A defendant asserting an “impossibility” defense must show “categorically and in detail” why he or she is unable to comply with the court’s order. Gary’s Electric, 340 F.3d at 379; Lawrence, 279 F.3d at 1297; Chicago Truck Drivers, 207 F.3d at 506 (stating that “an alleged contemnor must ‘…establish that he has made in good faith all reasonable efforts to meet the terms of the court order he is seeking to avoid,” and further holding that this was an “especially high” burden); Affordable Media, 179 F.3d at 1240-41; see also Chusid, 372 F.3d at 117 (“It is his burden, however, ‘to establish his inability clearly, plainly, and unmistakably.’”); Roman, 307 F. Supp. 2d at 914.

An especially strong statement was made by the Eleventh Circuit in Wellington:

Even if the efforts he did make were “substantial,” “diligent” or “in good faith,”…the fact that he did not make ‘all reasonable efforts’ establishes that [respondent] did not sufficiently rebut the…prima facie showing of contempt.” 950 F.2d at 1529 (emphasis supplied).

Reliance on advice of counsel is not a defense. Asay, 614 F.2d at 661.And see below for a discussion on the impact of utilization of asset protection trusts as an attempted means of emasculating the contempt order.

4.04 Self-Induced Impossibility

Even though in Rylander, the Supreme Court spoke in terms of present impossibility as an absolute defense, subsequent lower court decisions have strongly supported the concept that self-induced impossibility is not a defense. Gary’s Electric, 340 F.3d at 381-384 (“…we have decided that a showing of clean hands is essential to the [impossibility] defense.”); Lawrence, 279 F.3d at 1300; Chicago Truck Drivers, 207 F.3d at 506; Asay, 614 F.2d at 659-660. See also Cent. States Se. & Sw. Areas Pension Fund v. Wintz Properties, Inc., 155 F.3d 868, 870, 875 (7th Cir. 1998); Roman, 307 F. Supp. 2d at 914; infra page 37, discussion concerning attempted utilization of asset protection trusts.

In keeping with the principle that self-induced impossibility is not a defense, the courts have held that lack of funds is not a valid “impossibility” defense when the defendant has chosen to instead pay other creditors. Gary’s Electric, 340 F.3d at 383 (“…Pipia’s decision to pay all other creditors and refusal to pay the Funds anything at all is ample evidence from which the district court could conclude that Pipia did not take ‘all reasonable steps’ to ensure Gary’s Electric’s compliance with the court order.”); Wintz, 155 F.3d at 870, 875 (“This is not a case wherein Wintz violated an injunction because it had no money whatsoever; it obviously was paying several creditors except the one entity entitled to Wintz’s money under the terms of the court order.”); Chicago Truck Drivers, 207 F.3d 500 at 504. See also Lawrence, 279 F.3d at 1297-98 (“He maintained that he had used the money for payment of various unsecured loans. We voiced a skepticism that the contemnor, a sophisticated businessman,…made no meaningful attempts to collect on debts due him. We stated that ‘Even more important, however, is the fact that the district court found [contemnor’s] explanations unworthy of belief.’”) (quoting Wellington, 950 F.2d 1525). Additionally, courts have excluded from using the impossibility defense those who created the inability to pay by living an extravagant lifestyle. See S.E.C. v. Douglas, 3:82 CV 29, 2012 WL 3587203 (N.D. Ohio Aug. 20, 2012) (citing S.E.C. v. Solow, 682 F. Supp. 2d 1312, 1323-24 (S.D. Fla. 2010); S.E.C. v. Showalter, 227 F. Supp. 2d 110, 115-21 (D.D.C. 2002)).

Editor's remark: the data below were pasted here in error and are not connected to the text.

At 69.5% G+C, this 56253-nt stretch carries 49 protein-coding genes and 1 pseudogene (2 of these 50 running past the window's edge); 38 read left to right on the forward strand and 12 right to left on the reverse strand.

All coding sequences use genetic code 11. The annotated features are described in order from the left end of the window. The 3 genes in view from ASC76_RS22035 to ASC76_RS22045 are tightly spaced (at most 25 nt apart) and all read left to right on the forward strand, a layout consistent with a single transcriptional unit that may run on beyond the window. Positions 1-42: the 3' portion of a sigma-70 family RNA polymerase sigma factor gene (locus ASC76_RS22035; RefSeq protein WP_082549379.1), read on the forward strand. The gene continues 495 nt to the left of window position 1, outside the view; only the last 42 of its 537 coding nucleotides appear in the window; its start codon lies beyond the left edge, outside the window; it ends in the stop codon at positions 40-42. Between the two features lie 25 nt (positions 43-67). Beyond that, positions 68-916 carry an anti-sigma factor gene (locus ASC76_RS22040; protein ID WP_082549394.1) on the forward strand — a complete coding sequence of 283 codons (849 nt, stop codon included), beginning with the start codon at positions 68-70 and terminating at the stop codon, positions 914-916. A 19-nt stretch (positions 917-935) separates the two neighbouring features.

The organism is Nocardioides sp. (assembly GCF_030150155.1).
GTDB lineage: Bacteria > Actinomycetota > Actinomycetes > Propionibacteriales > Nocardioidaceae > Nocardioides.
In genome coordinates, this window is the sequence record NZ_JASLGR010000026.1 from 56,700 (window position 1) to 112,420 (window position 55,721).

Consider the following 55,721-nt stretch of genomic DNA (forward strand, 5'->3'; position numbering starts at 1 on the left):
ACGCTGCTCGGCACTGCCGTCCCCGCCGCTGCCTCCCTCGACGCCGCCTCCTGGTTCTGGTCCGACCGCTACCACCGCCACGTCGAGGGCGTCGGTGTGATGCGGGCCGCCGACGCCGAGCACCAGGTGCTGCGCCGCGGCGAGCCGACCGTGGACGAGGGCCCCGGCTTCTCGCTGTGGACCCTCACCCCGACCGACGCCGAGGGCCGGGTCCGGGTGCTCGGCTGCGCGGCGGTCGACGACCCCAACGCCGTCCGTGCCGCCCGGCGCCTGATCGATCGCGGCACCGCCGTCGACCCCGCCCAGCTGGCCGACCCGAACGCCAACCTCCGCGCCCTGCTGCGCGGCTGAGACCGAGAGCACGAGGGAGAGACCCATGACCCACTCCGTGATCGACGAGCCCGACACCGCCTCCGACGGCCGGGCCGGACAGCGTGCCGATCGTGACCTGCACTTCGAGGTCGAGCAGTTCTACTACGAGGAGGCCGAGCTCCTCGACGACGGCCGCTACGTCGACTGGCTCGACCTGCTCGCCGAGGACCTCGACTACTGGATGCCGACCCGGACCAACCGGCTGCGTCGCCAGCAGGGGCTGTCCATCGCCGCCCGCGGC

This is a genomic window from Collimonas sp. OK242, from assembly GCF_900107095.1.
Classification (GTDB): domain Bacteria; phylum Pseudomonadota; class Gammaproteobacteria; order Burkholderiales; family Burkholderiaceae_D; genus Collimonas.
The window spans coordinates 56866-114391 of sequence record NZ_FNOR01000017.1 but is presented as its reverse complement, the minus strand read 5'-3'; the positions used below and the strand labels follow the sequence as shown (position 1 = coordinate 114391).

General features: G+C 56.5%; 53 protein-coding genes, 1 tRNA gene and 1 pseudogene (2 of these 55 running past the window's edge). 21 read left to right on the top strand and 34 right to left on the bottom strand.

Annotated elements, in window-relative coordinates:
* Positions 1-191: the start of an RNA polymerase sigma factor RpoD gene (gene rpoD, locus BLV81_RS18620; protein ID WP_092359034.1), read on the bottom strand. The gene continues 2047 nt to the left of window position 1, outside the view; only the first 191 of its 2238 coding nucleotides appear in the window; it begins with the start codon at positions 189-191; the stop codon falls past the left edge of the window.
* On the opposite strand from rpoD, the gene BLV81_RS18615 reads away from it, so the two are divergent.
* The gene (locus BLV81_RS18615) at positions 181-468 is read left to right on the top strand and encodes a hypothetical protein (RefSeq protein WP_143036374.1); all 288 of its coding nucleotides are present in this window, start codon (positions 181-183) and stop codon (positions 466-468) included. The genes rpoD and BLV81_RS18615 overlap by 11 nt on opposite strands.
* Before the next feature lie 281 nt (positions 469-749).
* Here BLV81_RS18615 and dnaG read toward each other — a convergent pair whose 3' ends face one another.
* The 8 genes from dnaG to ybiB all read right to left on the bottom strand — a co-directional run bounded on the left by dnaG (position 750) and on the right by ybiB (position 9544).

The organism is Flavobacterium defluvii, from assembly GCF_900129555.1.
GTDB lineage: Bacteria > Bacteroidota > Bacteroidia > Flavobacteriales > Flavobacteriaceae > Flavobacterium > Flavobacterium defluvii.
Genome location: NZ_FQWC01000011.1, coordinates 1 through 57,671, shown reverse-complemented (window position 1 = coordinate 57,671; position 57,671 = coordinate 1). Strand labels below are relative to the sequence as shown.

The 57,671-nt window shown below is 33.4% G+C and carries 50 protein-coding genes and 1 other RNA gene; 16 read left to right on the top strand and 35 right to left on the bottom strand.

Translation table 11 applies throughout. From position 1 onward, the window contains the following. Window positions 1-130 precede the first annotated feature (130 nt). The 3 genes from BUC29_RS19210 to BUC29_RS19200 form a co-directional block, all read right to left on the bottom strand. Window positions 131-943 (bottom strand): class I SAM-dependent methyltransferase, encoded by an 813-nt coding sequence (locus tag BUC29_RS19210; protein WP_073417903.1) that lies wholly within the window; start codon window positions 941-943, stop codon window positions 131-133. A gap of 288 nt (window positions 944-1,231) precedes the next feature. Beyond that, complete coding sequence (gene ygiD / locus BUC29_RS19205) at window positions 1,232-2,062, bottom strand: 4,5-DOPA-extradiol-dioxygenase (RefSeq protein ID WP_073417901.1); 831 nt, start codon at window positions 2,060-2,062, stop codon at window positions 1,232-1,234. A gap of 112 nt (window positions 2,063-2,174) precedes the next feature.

The perpetrators of Ponzi and other fraud schemes frequently seek both to “launder” and hide their funds by depositing such moneys overseas, where (the fraudster hopes) they will be beyond the reach of the United States’ courts. However, our courts have frequently ordered that the “overseas” funds be repatriated to the United States..

In an attempt to avoid repatriation, many defendants have established “asset protection trusts” with “duress” clauses, which provide that the foreign trustee would refuse to repatriate funds to the trust settlor if the request was a result of a court order. For a discussion of asset protection trusts, see Affordable Media, 179 F.3d at 1240-1244. In two cases, Courts of Appeal for the Ninth and Eleventh Circuits have held that the trusts did not protect the contemnors against contempt orders and incarceration, either based upon principles of self-induced impossibility or the court’s skepticism concerning the credibility of the contemnor’s testimony. Lawrence, 279 F.3d at 1296-1300 (“Further, the district court found that his testimony that he retained no control over the Trust and that he had not maintained communication with the Trustees lacked credibility. There is no support in the record before us to warrant a rejection of that credibility determination. Even if we were to find that Lawrence had set forth sufficient evidence of impossibility, we must agree with the trial court that Lawrence’s claimed defense is invalid because the asserted impossibility was self-created.”); Affordable Media, 179 F.3d at 1232, 1238-1244 (“…the provisions of the trust were intended to frustrate the operation of domestic courts….In the asset protection trust context, moreover, the burden on the party asserting an impossibility defense will be particularly high because of the likelihood that any attempted compliance with the court’s orders will be merely a charade rather than a good faith effort to comply.”)